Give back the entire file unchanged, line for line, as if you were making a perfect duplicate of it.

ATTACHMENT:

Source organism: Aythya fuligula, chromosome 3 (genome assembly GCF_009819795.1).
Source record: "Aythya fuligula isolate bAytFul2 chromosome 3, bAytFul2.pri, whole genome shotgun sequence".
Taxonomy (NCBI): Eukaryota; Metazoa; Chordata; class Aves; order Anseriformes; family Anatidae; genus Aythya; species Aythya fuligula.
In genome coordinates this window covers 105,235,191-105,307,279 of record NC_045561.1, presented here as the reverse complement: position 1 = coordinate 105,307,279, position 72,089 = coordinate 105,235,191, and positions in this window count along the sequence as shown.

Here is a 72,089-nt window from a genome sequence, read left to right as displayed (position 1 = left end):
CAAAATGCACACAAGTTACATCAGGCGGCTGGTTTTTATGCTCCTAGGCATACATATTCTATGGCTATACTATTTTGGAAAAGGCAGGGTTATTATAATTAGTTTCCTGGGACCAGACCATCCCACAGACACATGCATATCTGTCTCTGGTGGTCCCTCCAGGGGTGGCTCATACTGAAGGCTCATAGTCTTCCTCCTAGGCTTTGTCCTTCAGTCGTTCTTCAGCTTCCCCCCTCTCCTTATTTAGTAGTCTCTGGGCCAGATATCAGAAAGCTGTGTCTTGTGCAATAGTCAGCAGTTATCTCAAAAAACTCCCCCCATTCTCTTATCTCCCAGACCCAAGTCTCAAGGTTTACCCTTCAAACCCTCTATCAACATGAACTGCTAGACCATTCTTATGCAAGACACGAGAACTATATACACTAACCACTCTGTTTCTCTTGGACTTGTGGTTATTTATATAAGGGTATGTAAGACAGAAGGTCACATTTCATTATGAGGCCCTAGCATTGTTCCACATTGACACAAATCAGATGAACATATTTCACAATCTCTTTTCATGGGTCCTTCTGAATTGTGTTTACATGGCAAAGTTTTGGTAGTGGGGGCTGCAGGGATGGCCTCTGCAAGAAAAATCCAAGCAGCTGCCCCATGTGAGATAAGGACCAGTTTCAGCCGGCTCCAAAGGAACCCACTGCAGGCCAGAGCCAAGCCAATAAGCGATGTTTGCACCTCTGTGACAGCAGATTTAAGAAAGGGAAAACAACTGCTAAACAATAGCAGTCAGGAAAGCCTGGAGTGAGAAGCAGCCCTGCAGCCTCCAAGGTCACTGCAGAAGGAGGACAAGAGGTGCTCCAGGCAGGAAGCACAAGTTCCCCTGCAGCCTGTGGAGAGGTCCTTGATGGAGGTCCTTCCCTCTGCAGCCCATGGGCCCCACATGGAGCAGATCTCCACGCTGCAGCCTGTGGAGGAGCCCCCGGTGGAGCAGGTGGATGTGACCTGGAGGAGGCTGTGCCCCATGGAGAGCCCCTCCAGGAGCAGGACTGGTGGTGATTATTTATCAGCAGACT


Source organism: Aythya fuligula, chromosome 3 (genome assembly GCF_009819795.1).
Source record: "Aythya fuligula isolate bAytFul2 chromosome 3, bAytFul2.pri, whole genome shotgun sequence".
Taxonomy (NCBI): Eukaryota; Metazoa; Chordata; class Aves; order Anseriformes; family Anatidae; genus Aythya; species Aythya fuligula.
In genome coordinates this window covers 105,235,191-105,307,279 of record NC_045561.1, presented here as the reverse complement: position 1 = coordinate 105,307,279, position 72,089 = coordinate 105,235,191, and positions in this window count along the sequence as shown.

Here is a 72,089-nt window from a genome sequence, read left to right as displayed (position 1 = left end):
CAAAATGCACACAAGTTACATCAGGCGGCTGGTTTTTATGCTCCTAGGCATACATATTCTATGGCTATACTATTTTGGAAAAGGCAGGGTTATTATAATTAGTTTCCTGGGACCAGACCATCCCACAGACACATGCATATCTGTCTCTGGTGGTCCCTCCAGGGGTGGCTCATACTGAAGGCTCATAGTCTTCCTCCTAGGCTTTGTCCTTCAGTCGTTCTTCAGCTTCCCCCCTCTCCTTATTTAGTAGTCTCTGGGCCAGATATCAGAAAGCTGTGTCTTGTGCAATAGTCAGCAGTTATCTCAAAAAACTCCCCCCATTCTCTTATCTCCCAGACCCAAGTCTCAAGGTTTACCCTTCAAACCCTCTATCAACATGAACTGCTAGACCATTCTTATGCAAGACACGAGAACTATATACACTAACCACTCTGTTTCTCTTGGACTTGTGGTTATTTATATAAGGGTATGTAAGACAGAAGGTCACATTTCATTATGAGGCCCTAGCATTGTTCCACATTGACACAAATCAGATGAACATATTTCACAATCTCTTTTCATGGGTCCTTCTGAATTGTGTTTACATGGCAAAGTTTTGGTAGTGGGGGCTGCAGGGATGGCCTCTGCAAGAAAAATCCAAGCAGCTGCCCCATGTGAGATAAGGACCAGTTTCAGCCGGCTCCAAAGGAACCCACTGCAGGCCAGAGCCAAGCCAATAAGCGATGTTTGCACCTCTGTGACAGCAGATTTAAGAAAGGGAAAACAACTGCTAAACAATAGCAGTCAGGAAAGCCTGGAGTGAGAAGCAGCCCTGCAGCCTCCAAGGTCACTGCAGAAGGAGGACAAGAGGTGCTCCAGGCAGGAAGCACAAGTTCCCCTGCAGCCTGTGGAGAGGTCCTTGATGGAGGTCCTTCCCTCTGCAGCCCATGGGCCCCACATGGAGCAGATCTCCACGCTGCAGCCTGTGGAGGAGCCCCCGGTGGAGCAGGTGGATGTGACCTGGAGGAGGCTGTGCCCCATGGAGAGCCCCTCCAGGAGCAGGACTGGTGGTGATTATTTATCAGCAGACT